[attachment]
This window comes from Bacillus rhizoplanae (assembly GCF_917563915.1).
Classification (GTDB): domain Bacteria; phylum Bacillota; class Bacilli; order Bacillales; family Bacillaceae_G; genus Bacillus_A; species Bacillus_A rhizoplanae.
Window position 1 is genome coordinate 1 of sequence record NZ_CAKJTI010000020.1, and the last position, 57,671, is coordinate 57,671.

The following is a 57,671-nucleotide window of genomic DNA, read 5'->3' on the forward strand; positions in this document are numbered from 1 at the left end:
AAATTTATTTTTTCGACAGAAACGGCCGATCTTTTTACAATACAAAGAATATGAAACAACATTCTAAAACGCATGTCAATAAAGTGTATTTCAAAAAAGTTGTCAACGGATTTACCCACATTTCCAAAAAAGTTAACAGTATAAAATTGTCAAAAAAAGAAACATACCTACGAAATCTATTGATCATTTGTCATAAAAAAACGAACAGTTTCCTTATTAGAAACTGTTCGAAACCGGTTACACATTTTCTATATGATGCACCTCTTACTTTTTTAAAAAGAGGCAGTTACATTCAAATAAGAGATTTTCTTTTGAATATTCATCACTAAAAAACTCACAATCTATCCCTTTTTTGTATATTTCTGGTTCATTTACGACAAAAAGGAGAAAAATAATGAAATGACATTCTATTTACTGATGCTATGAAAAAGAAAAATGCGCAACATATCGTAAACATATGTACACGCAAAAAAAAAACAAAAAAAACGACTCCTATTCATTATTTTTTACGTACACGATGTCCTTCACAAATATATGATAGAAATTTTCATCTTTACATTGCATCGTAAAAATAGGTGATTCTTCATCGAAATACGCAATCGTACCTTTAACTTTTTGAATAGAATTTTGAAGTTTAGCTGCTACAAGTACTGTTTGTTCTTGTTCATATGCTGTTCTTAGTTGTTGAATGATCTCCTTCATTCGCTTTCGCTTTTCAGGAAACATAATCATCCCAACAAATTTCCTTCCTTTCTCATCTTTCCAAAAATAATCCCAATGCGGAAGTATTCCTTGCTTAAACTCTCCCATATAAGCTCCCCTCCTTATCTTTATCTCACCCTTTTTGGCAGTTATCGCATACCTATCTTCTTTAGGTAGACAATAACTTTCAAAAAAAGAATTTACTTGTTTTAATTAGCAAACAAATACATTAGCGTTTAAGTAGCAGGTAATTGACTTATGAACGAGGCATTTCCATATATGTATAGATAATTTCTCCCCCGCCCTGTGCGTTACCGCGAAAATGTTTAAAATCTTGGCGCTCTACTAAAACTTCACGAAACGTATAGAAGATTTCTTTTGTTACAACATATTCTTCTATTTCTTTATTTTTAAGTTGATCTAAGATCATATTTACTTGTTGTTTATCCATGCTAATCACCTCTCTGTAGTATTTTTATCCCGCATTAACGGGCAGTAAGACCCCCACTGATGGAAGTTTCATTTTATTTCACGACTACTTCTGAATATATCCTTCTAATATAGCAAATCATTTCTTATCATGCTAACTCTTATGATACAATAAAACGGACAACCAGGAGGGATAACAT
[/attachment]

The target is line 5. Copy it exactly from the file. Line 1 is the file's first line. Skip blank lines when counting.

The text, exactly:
AAATTTATTTTTTCGACAGAAACGGCCGATCTTTTTACAATACAAAGAATATGAAACAACATTCTAAAACGCATGTCAATAAAGTGTATTTCAAAAAAGTTGTCAACGGATTTACCCACATTTCCAAAAAAGTTAACAGTATAAAATTGTCAAAAAAAGAAACATACCTACGAAATCTATTGATCATTTGTCATAAAAAAACGAACAGTTTCCTTATTAGAAACTGTTCGAAACCGGTTACACATTTTCTATATGATGCACCTCTTACTTTTTTAAAAAGAGGCAGTTACATTCAAATAAGAGATTTTCTTTTGAATATTCATCACTAAAAAACTCACAATCTATCCCTTTTTTGTATATTTCTGGTTCATTTACGACAAAAAGGAGAAAAATAATGAAATGACATTCTATTTACTGATGCTATGAAAAAGAAAAATGCGCAACATATCGTAAACATATGTACACGCAAAAAAAAAACAAAAAAAACGACTCCTATTCATTATTTTTTACGTACACGATGTCCTTCACAAATATATGATAGAAATTTTCATCTTTACATTGCATCGTAAAAATAGGTGATTCTTCATCGAAATACGCAATCGTACCTTTAACTTTTTGAATAGAATTTTGAAGTTTAGCTGCTACAAGTACTGTTTGTTCTTGTTCATATGCTGTTCTTAGTTGTTGAATGATCTCCTTCATTCGCTTTCGCTTTTCAGGAAACATAATCATCCCAACAAATTTCCTTCCTTTCTCATCTTTCCAAAAATAATCCCAATGCGGAAGTATTCCTTGCTTAAACTCTCCCATATAAGCTCCCCTCCTTATCTTTATCTCACCCTTTTTGGCAGTTATCGCATACCTATCTTCTTTAGGTAGACAATAACTTTCAAAAAAAGAATTTACTTGTTTTAATTAGCAAACAAATACATTAGCGTTTAAGTAGCAGGTAATTGACTTATGAACGAGGCATTTCCATATATGTATAGATAATTTCTCCCCCGCCCTGTGCGTTACCGCGAAAATGTTTAAAATCTTGGCGCTCTACTAAAACTTCACGAAACGTATAGAAGATTTCTTTTGTTACAACATATTCTTCTATTTCTTTATTTTTAAGTTGATCTAAGATCATATTTACTTGTTGTTTATCCATGCTAATCACCTCTCTGTAGTATTTTTATCCCGCATTAACGGGCAGTAAGACCCCCACTGATGGAAGTTTCATTTTATTTCACGACTACTTCTGAATATATCCTTCTAATATAGCAAATCATTTCTTATCATGCTAACTCTTATGATACAATAAAACGGACAACCAGGAGGGATAACAT